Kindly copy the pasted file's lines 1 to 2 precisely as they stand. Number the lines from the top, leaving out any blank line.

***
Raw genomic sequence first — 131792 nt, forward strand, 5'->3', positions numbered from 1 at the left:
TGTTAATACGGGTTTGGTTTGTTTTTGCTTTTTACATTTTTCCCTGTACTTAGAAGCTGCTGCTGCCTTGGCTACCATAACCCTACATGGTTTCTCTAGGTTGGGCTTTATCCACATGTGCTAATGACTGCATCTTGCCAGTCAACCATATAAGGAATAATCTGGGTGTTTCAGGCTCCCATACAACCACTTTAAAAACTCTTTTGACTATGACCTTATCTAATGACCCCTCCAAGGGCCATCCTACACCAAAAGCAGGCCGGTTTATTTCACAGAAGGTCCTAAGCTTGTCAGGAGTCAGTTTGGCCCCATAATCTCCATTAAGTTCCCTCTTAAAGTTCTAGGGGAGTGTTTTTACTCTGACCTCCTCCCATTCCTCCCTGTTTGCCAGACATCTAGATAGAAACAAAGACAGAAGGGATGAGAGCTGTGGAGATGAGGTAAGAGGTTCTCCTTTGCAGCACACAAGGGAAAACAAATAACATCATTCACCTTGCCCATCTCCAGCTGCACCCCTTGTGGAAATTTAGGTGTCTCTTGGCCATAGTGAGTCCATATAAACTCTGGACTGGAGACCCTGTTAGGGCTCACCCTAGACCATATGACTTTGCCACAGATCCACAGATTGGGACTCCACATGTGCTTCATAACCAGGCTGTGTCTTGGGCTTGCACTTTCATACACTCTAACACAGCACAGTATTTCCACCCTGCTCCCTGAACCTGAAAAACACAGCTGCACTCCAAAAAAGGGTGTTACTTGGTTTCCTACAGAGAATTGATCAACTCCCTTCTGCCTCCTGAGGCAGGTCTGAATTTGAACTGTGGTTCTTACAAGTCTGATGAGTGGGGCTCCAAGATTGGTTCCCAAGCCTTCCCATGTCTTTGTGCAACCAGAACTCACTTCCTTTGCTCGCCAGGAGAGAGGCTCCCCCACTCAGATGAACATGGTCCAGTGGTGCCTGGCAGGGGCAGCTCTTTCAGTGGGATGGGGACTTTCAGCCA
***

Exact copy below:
Raw genomic sequence first — 131792 nt, forward strand, 5'->3', positions numbered from 1 at the left:
TGTTAATACGGGTTTGGTTTGTTTTTGCTTTTTACATTTTTCCCTGTACTTAGAAGCTGCTGCTGCCTTGGCTACCATAACCCTACATGGTTTCTCTAGGTTGGGCTTTATCCACATGTGCTAATGACTGCATCTTGCCAGTCAACCATATAAGGAATAATCTGGGTGTTTCAGGCTCCCATACAACCACTTTAAAAACTCTTTTGACTATGACCTTATCTAATGACCCCTCCAAGGGCCATCCTACACCAAAAGCAGGCCGGTTTATTTCACAGAAGGTCCTAAGCTTGTCAGGAGTCAGTTTGGCCCCATAATCTCCATTAAGTTCCCTCTTAAAGTTCTAGGGGAGTGTTTTTACTCTGACCTCCTCCCATTCCTCCCTGTTTGCCAGACATCTAGATAGAAACAAAGACAGAAGGGATGAGAGCTGTGGAGATGAGGTAAGAGGTTCTCCTTTGCAGCACACAAGGGAAAACAAATAACATCATTCACCTTGCCCATCTCCAGCTGCACCCCTTGTGGAAATTTAGGTGTCTCTTGGCCATAGTGAGTCCATATAAACTCTGGACTGGAGACCCTGTTAGGGCTCACCCTAGACCATATGACTTTGCCACAGATCCACAGATTGGGACTCCACATGTGCTTCATAACCAGGCTGTGTCTTGGGCTTGCACTTTCATACACTCTAACACAGCACAGTATTTCCACCCTGCTCCCTGAACCTGAAAAACACAGCTGCACTCCAAAAAAGGGTGTTACTTGGTTTCCTACAGAGAATTGATCAACTCCCTTCTGCCTCCTGAGGCAGGTCTGAATTTGAACTGTGGTTCTTACAAGTCTGATGAGTGGGGCTCCAAGATTGGTTCCCAAGCCTTCCCATGTCTTTGTGCAACCAGAACTCACTTCCTTTGCTCGCCAGGAGAGAGGCTCCCCCACTCAGATGAACATGGTCCAGTGGTGCCTGGCAGGGGCAGCTCTTTCAGTGGGATGGGGACTTTCAGCCA